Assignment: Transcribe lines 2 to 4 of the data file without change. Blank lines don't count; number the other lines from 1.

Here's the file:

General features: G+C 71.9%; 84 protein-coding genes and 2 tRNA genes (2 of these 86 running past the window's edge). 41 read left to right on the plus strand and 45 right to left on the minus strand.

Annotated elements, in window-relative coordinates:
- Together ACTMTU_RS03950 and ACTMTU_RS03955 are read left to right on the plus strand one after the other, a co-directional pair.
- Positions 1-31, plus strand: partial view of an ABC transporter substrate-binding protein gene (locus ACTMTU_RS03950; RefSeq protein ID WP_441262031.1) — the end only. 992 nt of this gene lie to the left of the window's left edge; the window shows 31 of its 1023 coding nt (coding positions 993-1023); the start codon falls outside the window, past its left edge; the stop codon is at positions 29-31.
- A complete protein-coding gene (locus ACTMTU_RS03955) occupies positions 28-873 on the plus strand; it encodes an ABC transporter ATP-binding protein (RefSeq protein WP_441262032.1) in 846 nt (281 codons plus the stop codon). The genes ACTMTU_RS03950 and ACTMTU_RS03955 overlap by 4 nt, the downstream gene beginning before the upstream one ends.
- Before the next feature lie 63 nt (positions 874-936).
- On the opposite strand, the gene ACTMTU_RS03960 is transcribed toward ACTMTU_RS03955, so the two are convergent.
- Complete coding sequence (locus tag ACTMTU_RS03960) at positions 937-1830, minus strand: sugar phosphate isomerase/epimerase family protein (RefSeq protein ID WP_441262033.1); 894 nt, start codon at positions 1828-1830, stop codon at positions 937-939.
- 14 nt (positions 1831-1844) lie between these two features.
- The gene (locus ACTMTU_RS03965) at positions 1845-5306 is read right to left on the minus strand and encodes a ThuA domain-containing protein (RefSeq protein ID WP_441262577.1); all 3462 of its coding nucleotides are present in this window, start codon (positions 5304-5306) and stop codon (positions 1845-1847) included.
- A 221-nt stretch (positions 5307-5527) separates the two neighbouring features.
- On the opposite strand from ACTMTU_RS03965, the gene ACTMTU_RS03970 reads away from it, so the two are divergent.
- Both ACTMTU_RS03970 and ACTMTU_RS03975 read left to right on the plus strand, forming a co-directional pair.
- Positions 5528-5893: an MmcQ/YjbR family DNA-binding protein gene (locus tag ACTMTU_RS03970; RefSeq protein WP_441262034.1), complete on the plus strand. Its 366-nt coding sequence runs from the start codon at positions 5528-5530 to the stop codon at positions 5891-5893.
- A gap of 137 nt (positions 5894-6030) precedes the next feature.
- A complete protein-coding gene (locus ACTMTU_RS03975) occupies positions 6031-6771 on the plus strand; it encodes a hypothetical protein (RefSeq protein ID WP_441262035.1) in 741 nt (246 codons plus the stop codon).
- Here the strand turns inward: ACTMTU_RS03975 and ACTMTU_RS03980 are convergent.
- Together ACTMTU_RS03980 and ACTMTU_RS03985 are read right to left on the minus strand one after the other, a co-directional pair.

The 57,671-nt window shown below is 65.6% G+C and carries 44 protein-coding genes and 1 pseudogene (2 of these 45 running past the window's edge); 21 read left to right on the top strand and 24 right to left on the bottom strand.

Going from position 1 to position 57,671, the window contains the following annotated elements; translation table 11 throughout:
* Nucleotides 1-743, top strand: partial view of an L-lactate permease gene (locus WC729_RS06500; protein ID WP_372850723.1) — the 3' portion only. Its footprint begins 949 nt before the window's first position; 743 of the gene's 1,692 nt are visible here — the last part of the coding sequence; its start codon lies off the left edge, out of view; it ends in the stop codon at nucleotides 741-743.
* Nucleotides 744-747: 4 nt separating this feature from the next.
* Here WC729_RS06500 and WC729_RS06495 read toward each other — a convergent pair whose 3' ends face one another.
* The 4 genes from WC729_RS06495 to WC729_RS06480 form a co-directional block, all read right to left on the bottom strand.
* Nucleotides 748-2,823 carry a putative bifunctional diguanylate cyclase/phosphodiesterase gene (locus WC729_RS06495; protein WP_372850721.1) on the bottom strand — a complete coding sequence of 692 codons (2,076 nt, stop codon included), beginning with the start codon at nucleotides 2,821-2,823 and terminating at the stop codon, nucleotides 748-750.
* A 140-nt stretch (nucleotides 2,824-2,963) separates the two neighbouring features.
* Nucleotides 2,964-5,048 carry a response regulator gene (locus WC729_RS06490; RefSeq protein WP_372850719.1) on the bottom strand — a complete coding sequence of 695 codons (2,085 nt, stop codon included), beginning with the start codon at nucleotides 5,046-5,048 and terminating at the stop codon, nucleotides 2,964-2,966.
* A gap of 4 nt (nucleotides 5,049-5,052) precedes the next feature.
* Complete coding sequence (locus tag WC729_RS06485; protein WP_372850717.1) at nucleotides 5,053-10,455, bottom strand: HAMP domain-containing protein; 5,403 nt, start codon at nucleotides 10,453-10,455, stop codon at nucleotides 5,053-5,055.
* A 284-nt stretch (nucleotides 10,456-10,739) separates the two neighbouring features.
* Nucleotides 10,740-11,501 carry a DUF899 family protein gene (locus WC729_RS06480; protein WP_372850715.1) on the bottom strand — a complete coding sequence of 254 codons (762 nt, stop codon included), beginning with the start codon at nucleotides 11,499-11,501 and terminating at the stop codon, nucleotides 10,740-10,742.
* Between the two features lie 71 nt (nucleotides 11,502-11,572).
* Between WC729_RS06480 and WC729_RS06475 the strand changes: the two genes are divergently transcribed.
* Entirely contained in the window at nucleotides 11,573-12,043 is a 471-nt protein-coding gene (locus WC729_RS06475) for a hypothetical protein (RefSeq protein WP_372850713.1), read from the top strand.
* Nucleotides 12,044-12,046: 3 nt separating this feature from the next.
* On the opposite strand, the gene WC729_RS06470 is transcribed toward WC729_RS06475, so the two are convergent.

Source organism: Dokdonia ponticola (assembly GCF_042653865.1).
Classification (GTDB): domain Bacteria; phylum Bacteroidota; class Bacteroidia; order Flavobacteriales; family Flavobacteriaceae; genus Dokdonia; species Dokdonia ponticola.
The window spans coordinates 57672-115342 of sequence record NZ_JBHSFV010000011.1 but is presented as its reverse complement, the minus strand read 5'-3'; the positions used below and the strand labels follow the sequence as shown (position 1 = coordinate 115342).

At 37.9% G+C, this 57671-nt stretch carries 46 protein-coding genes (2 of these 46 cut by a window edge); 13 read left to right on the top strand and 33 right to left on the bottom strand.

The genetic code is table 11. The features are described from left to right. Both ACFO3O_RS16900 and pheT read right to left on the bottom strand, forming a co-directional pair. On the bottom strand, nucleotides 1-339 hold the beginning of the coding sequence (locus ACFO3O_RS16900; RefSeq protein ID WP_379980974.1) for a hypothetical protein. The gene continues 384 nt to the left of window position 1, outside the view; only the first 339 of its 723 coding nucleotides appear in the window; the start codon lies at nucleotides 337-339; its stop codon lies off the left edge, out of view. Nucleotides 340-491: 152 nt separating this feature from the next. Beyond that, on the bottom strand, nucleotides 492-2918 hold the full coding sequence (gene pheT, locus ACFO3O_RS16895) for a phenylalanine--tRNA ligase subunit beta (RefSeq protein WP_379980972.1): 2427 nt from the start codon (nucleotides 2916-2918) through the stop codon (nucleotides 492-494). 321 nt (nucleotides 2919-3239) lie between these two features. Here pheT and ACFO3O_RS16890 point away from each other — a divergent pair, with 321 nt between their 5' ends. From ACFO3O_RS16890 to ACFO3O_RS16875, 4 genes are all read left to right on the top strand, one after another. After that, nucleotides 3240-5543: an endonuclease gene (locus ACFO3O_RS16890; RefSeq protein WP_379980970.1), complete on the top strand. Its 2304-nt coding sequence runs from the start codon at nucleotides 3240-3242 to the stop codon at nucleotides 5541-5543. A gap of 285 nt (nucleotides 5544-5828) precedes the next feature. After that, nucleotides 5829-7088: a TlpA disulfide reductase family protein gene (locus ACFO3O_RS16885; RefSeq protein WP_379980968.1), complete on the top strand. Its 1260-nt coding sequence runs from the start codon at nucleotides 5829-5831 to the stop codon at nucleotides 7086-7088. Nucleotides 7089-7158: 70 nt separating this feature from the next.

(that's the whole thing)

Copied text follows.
Annotated elements, in window-relative coordinates:
- Together ACTMTU_RS03950 and ACTMTU_RS03955 are read left to right on the plus strand one after the other, a co-directional pair.
- Positions 1-31, plus strand: partial view of an ABC transporter substrate-binding protein gene (locus ACTMTU_RS03950; RefSeq protein ID WP_441262031.1) — the end only. 992 nt of this gene lie to the left of the window's left edge; the window shows 31 of its 1023 coding nt (coding positions 993-1023); the start codon falls outside the window, past its left edge; the stop codon is at positions 29-31.